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Re: Eben wonders ("no comfort at all")

From: Alexander Terekhov
Subject: Re: Eben wonders ("no comfort at all")
Date: Fri, 03 Nov 2006 15:45:35 +0100

In other news^Wtalkbacks, Microsoft accused of inducing copyright 
infringment. LOL.

So it's okay with you that Microsoft is inducing copyright infringement

Without the GPL being valid and adhered to then under copyright law the 
distributor has no rights to distribute GPLed code.

Have you never read the GPL? It has this language in the current, not 
V 3.0, version:

in the preamble.

Finally, any free program is threatened constantly by software patents. 
We wish to avoid the danger that redistributors of a free program will 
individually obtain patent licenses, in effect making the program 
proprietary. To prevent this, we have made it clear that any patent 
must be licensed for everyone's free use or not licensed at all.

then again in section 7.

7. If, as a consequence of a court judgment or allegation of patent 
infringement or for any other reason (not limited to patent issues), 
conditions are imposed on you (whether by court order, agreement or 
otherwise) that contradict the conditions of this License, they do not 
excuse you from the conditions of this License. If you cannot 
distribute so as to satisfy simultaneously your obligations under this 
License and any other pertinent obligations, then as a consequence you 
may not distribute the Program at all. For example, if a patent license 
would not permit royalty-free redistribution of the Program by all 
those who receive copies directly or indirectly through you, then the 
only way you could satisfy both it and this License would be to refrain 
entirely from distribution of the Program.

Also read Moglen's, the FSF's attorney, take on it

The patent pact , if it does not extend to all Linux distros, for GPL 
code in fact violates the GPL, thus causing a copyright infringement.

Microsoft is inducing copyright infringement.

Now, speaking of copyright (albeit in misuse context), let's recall
Wallace's appeal reply brief (no ruling yet).

IBM et al. state [IBM Brief at 15, ¶1] “The ownership interests
contributors to software licensed under the GPL might have in their
modifications are seriously limited, given that any distribution of
those modifications must be done under the terms of the GPL”. This
statement constitutes a mea culpa with respect to the extension of
“intellectual property rights beyond those conferred by Congress”
[see IBM Brief at 15, ¶2].

The contractual extension of control to the copyrights of all third
parties who accept the GPL offer is an egregious misuse of copyright
that may rise to the level of an antitrust violation. (“[W]e left
open the question whether copyright misuse, unless it rises to the
level of an antitrust violation. . .”) (Assessment Technologies of 
WI, LLC v. Wiredata. Inc., 350 F.3d 640 (7th Cir. 2003)).

The GPL purports to extend it’s intellectual property control to all
third parties’ software patents as well as copyrights. (“Finally, any
free program is threatened constantly by software patents. . . To
prevent this, we have made it clear that any patent must be licensed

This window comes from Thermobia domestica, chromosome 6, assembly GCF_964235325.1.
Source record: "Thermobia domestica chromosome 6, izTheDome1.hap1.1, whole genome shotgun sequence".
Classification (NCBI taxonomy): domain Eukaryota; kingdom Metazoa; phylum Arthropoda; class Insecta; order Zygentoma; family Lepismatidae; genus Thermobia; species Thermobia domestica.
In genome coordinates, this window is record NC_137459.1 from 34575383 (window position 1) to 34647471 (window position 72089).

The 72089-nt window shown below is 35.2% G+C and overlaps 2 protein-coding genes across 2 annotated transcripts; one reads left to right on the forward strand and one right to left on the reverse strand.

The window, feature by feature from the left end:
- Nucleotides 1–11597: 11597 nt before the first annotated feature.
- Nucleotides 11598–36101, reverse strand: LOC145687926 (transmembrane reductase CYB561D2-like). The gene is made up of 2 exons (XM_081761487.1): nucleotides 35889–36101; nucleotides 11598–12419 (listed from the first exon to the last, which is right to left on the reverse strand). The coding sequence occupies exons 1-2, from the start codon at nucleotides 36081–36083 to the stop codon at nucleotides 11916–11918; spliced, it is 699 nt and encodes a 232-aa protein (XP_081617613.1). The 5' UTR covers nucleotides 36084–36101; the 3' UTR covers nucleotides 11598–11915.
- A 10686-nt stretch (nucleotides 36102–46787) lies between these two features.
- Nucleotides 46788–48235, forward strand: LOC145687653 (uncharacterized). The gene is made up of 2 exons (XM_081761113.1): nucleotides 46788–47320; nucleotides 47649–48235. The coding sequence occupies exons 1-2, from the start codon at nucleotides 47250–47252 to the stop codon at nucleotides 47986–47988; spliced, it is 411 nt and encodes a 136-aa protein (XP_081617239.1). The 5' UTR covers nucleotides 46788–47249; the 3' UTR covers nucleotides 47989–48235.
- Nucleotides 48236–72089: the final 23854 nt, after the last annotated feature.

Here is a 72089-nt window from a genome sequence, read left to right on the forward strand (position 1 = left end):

for everyone's free use or not licensed at all.”) [Ex A (GPL) at 1].

Alexander Terekhov wrote:
> Microsoft's Director says the deal (aka "bridge" build by Novell and
> Microsoft) is COMPATIBLE with the GNU GPL! LOL.
> -------
> From the start, a design principle of the agreement was to be compatible
> with the GPL.
> To do this, Novell and Microsoft are providing covenants to each other’s
> customers, therefore releasing each company from the other’s patent
> portfolio. This may sounds odd vs. a traditional patent cross-license
> agreement but it is one of the things that makes this deal so unique.
> -------
> Alexander Terekhov wrote:
> >
> > -------
> > Moglen: Microsoft-Novell raises GPL questions
> > November 2, 2006 4:58 PM PST
> >
> > It's possible that Thursday's deal between Microsoft and Novell could
> > conflict with a provision in the General Public License (GPL), according
> > to Eben Moglen, the attorney for the Free Software Foundation that
> > created and oversees the Linux license.
> >
> > "If you make an agreement which requires you to pay a royalty to anybody
> > for the right to distribute GPL software, you may not distribute it
> > under the GPL," Moglen told CNET Thursday. Section 7 of the GPL
> > "requires that you have, and pass along to everybody, the right to
> > distribute software freely and without additional permission."
> >
> > Microsoft and Novell announced Thursday a deal under which Novell's Suse
> > Linux Enterprise Server and Desktop customers need not fear Microsoft
> > will assert patent rights against them. In addition, Microsoft pledged
> > not to assert patents against unpaid open-source programmers or against
> > any open-source programmers contributing to Novell's OpenSuse.
> >
> > Whether the partnership precludes Novell from distributing Linux depends
> > on precise terms of the agreement that Moglen hasn't seen, he cautioned.
> > But he found other aspects of the deal troubling, too.
> >
> > Microsoft's pledge not to sue unpaid programmers is "no comfort at all,"
> > given the quantity of paid open-source programmers.
> >
> > "I and my firm don't take comfort from statement from Microsoft that
> > they won't sue programmers as long as they don't get paid," Moglen said.
> > "We represent developers of free and open-source software. If Microsoft
> > or anyone else attempts to sue our clients for doing what they do to
> > create software, because they're being paid for it, then the people
> > doing that will be sorry. We protect our clients."
> >
> > Posted by Stephen Shankland
> > -------


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